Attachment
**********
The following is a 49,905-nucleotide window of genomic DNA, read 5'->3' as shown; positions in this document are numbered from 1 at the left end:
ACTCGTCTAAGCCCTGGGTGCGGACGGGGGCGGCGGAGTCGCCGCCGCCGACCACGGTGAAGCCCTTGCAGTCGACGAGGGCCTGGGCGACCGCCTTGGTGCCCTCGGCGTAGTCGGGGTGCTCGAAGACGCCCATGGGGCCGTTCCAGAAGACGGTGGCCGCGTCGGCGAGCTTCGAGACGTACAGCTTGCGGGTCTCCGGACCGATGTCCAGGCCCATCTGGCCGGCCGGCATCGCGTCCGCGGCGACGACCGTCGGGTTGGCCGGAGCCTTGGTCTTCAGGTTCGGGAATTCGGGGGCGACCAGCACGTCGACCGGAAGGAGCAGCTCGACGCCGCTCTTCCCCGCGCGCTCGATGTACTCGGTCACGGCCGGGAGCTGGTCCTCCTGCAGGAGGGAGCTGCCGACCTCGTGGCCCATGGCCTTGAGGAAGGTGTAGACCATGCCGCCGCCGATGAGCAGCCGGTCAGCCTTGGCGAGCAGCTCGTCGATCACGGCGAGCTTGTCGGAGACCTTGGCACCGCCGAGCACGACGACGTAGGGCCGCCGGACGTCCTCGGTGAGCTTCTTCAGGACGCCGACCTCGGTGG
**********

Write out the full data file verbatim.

The following is a 49,905-nucleotide window of genomic DNA, read 5'->3' as shown; positions in this document are numbered from 1 at the left end:
ACTCGTCTAAGCCCTGGGTGCGGACGGGGGCGGCGGAGTCGCCGCCGCCGACCACGGTGAAGCCCTTGCAGTCGACGAGGGCCTGGGCGACCGCCTTGGTGCCCTCGGCGTAGTCGGGGTGCTCGAAGACGCCCATGGGGCCGTTCCAGAAGACGGTGGCCGCGTCGGCGAGCTTCGAGACGTACAGCTTGCGGGTCTCCGGACCGATGTCCAGGCCCATCTGGCCGGCCGGCATCGCGTCCGCGGCGACGACCGTCGGGTTGGCCGGAGCCTTGGTCTTCAGGTTCGGGAATTCGGGGGCGACCAGCACGTCGACCGGAAGGAGCAGCTCGACGCCGCTCTTCCCCGCGCGCTCGATGTACTCGGTCACGGCCGGGAGCTGGTCCTCCTGCAGGAGGGAGCTGCCGACCTCGTGGCCCATGGCCTTGAGGAAGGTGTAGACCATGCCGCCGCCGATGAGCAGCCGGTCAGCCTTGGCGAGCAGCTCGTCGATCACGGCGAGCTTGTCGGAGACCTTGGCACCGCCGAGCACGACGACGTAGGGCCGCCGGACGTCCTCGGTGAGCTTCTTCAGGACGCCGACCTCGGTGG